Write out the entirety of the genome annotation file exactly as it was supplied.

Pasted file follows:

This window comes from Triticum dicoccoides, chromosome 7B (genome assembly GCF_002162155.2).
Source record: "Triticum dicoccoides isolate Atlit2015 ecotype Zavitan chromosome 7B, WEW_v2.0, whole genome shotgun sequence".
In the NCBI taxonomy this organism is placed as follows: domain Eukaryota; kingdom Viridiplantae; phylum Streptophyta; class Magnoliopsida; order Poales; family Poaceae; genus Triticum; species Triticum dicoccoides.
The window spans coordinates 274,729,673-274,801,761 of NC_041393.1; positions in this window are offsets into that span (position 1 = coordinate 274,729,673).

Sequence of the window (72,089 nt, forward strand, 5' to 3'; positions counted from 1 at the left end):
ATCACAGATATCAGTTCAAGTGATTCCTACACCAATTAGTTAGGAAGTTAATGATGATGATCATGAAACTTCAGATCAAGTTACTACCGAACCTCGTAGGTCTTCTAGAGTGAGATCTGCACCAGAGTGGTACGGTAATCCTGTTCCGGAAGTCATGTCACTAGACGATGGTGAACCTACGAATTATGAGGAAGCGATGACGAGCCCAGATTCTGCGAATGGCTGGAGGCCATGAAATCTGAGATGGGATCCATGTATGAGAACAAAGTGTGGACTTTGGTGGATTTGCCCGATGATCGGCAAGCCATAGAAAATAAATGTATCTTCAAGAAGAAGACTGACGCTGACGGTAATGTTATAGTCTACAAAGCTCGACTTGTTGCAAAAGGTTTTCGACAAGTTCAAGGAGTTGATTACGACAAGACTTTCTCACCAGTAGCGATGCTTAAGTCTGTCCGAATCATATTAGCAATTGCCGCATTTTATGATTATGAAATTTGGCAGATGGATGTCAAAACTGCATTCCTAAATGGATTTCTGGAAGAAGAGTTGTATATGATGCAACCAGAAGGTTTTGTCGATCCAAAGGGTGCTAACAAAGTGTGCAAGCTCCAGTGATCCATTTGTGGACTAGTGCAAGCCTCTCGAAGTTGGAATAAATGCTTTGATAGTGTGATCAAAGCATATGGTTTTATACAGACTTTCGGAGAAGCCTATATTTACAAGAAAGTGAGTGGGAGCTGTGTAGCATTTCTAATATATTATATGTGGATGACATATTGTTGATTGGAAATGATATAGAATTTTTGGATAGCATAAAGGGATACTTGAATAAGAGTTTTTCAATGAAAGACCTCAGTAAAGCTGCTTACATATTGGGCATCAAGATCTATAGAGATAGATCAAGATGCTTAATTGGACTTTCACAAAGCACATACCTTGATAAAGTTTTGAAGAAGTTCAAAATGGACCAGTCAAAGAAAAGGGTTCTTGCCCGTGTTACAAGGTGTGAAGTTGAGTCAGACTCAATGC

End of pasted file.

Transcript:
This window comes from Triticum dicoccoides, chromosome 7B (genome assembly GCF_002162155.2).
Source record: "Triticum dicoccoides isolate Atlit2015 ecotype Zavitan chromosome 7B, WEW_v2.0, whole genome shotgun sequence".
In the NCBI taxonomy this organism is placed as follows: domain Eukaryota; kingdom Viridiplantae; phylum Streptophyta; class Magnoliopsida; order Poales; family Poaceae; genus Triticum; species Triticum dicoccoides.
The window spans coordinates 274,729,673-274,801,761 of NC_041393.1; positions in this window are offsets into that span (position 1 = coordinate 274,729,673).

Sequence of the window (72,089 nt, forward strand, 5' to 3'; positions counted from 1 at the left end):
ATCACAGATATCAGTTCAAGTGATTCCTACACCAATTAGTTAGGAAGTTAATGATGATGATCATGAAACTTCAGATCAAGTTACTACCGAACCTCGTAGGTCTTCTAGAGTGAGATCTGCACCAGAGTGGTACGGTAATCCTGTTCCGGAAGTCATGTCACTAGACGATGGTGAACCTACGAATTATGAGGAAGCGATGACGAGCCCAGATTCTGCGAATGGCTGGAGGCCATGAAATCTGAGATGGGATCCATGTATGAGAACAAAGTGTGGACTTTGGTGGATTTGCCCGATGATCGGCAAGCCATAGAAAATAAATGTATCTTCAAGAAGAAGACTGACGCTGACGGTAATGTTATAGTCTACAAAGCTCGACTTGTTGCAAAAGGTTTTCGACAAGTTCAAGGAGTTGATTACGACAAGACTTTCTCACCAGTAGCGATGCTTAAGTCTGTCCGAATCATATTAGCAATTGCCGCATTTTATGATTATGAAATTTGGCAGATGGATGTCAAAACTGCATTCCTAAATGGATTTCTGGAAGAAGAGTTGTATATGATGCAACCAGAAGGTTTTGTCGATCCAAAGGGTGCTAACAAAGTGTGCAAGCTCCAGTGATCCATTTGTGGACTAGTGCAAGCCTCTCGAAGTTGGAATAAATGCTTTGATAGTGTGATCAAAGCATATGGTTTTATACAGACTTTCGGAGAAGCCTATATTTACAAGAAAGTGAGTGGGAGCTGTGTAGCATTTCTAATATATTATATGTGGATGACATATTGTTGATTGGAAATGATATAGAATTTTTGGATAGCATAAAGGGATACTTGAATAAGAGTTTTTCAATGAAAGACCTCAGTAAAGCTGCTTACATATTGGGCATCAAGATCTATAGAGATAGATCAAGATGCTTAATTGGACTTTCACAAAGCACATACCTTGATAAAGTTTTGAAGAAGTTCAAAATGGACCAGTCAAAGAAAAGGGTTCTTGCCCGTGTTACAAGGTGTGAAGTTGAGTCAGACTCAATGC